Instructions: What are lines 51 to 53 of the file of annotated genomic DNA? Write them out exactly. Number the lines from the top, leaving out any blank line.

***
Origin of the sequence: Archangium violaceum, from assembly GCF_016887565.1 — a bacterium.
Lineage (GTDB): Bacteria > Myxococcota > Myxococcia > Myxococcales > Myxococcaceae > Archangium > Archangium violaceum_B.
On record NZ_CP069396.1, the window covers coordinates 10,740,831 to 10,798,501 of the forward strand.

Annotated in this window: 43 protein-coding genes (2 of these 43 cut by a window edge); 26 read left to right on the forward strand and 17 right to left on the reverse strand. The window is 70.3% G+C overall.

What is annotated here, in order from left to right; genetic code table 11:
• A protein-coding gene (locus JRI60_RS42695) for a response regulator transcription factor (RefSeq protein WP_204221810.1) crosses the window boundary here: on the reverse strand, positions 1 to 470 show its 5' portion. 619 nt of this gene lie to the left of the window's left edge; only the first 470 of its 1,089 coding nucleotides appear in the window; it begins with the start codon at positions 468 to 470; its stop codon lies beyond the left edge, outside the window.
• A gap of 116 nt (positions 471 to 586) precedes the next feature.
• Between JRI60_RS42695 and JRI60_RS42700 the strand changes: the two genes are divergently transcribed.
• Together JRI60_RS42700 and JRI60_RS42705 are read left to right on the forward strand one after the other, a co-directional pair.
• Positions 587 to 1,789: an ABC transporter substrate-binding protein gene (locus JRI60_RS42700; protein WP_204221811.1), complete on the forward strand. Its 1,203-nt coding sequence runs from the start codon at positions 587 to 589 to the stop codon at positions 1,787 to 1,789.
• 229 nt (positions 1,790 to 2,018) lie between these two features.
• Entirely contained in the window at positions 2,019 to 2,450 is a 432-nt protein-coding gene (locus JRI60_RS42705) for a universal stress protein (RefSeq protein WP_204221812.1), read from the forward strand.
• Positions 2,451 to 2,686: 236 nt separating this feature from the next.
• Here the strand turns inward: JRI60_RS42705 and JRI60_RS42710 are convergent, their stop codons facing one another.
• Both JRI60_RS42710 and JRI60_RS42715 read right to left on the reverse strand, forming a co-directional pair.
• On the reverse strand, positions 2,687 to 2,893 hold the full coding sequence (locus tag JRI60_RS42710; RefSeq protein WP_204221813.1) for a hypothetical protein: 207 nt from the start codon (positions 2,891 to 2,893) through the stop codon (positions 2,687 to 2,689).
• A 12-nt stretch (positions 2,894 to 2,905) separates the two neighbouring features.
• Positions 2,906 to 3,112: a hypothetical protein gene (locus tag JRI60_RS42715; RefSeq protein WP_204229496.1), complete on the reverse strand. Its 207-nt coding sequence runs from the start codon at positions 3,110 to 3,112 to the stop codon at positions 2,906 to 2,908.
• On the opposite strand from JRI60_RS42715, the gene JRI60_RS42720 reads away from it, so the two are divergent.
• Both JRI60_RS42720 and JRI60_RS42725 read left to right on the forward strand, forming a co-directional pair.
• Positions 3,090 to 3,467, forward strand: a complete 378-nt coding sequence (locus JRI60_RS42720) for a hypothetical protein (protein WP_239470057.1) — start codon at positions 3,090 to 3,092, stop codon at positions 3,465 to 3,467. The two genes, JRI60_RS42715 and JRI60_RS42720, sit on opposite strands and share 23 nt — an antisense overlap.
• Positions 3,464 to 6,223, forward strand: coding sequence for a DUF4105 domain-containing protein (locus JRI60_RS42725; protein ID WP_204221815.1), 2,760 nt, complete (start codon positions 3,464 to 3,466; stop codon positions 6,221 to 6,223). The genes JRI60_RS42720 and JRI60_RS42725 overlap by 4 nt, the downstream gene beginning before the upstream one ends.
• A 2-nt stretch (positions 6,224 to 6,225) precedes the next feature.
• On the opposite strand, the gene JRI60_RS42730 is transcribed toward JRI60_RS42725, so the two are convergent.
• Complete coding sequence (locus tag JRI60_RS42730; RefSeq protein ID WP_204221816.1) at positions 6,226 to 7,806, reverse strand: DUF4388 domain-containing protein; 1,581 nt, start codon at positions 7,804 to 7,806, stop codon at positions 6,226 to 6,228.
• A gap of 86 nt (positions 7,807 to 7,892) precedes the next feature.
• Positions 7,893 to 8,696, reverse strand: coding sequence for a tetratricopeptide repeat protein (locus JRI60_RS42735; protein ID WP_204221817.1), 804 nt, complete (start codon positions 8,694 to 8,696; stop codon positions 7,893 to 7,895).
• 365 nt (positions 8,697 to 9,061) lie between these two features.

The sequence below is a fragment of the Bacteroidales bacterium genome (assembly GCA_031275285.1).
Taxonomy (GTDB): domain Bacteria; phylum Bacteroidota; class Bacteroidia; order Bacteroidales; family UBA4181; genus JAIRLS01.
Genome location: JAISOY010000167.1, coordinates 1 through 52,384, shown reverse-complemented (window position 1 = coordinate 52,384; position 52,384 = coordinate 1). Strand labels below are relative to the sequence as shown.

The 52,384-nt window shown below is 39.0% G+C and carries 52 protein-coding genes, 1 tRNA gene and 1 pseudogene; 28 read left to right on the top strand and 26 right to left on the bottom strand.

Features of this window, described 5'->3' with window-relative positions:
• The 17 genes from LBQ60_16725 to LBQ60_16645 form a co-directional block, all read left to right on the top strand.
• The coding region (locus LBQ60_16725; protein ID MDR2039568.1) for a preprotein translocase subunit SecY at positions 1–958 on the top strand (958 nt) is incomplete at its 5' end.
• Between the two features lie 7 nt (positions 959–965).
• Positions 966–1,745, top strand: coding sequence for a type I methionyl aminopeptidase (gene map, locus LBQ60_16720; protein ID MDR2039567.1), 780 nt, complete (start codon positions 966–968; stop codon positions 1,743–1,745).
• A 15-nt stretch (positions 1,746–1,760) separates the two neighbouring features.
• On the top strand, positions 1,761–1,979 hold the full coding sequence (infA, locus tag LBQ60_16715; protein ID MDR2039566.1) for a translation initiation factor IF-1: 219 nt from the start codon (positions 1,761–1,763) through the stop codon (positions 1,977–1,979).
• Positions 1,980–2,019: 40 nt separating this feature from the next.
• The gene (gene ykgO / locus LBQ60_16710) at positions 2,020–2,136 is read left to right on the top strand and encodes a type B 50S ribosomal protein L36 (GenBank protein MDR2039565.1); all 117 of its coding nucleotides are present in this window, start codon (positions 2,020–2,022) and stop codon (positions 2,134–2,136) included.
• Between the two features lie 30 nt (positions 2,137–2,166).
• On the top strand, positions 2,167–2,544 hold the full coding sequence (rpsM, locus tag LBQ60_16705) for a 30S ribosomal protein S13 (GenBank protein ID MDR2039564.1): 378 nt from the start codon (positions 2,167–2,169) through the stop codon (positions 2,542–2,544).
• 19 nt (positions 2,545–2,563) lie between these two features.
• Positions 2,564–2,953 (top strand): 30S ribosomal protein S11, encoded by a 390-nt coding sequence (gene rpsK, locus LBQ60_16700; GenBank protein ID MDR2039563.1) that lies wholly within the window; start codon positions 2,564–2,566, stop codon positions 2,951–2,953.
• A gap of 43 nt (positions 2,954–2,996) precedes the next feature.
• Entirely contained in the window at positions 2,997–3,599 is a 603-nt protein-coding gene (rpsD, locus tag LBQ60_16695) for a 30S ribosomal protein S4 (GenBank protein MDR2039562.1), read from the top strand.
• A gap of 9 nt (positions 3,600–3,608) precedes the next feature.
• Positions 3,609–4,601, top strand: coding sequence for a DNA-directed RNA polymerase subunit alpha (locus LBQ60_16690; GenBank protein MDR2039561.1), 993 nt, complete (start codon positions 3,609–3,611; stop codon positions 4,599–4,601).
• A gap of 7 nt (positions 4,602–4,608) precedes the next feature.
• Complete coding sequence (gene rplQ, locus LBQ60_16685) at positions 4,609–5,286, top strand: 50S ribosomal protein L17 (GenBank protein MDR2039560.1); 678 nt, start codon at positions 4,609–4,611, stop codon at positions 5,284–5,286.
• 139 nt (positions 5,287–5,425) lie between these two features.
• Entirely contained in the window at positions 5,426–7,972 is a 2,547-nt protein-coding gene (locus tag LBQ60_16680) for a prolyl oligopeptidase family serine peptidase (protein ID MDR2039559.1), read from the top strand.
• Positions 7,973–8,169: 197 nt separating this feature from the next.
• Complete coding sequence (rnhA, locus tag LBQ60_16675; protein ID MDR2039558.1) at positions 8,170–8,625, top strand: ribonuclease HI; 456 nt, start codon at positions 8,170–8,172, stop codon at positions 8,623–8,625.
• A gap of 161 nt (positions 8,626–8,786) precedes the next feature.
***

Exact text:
• Complete coding sequence (gene rplQ, locus LBQ60_16685) at positions 4,609–5,286, top strand: 50S ribosomal protein L17 (GenBank protein MDR2039560.1); 678 nt, start codon at positions 4,609–4,611, stop codon at positions 5,284–5,286.
• 139 nt (positions 5,287–5,425) lie between these two features.
• Entirely contained in the window at positions 5,426–7,972 is a 2,547-nt protein-coding gene (locus tag LBQ60_16680) for a prolyl oligopeptidase family serine peptidase (protein ID MDR2039559.1), read from the top strand.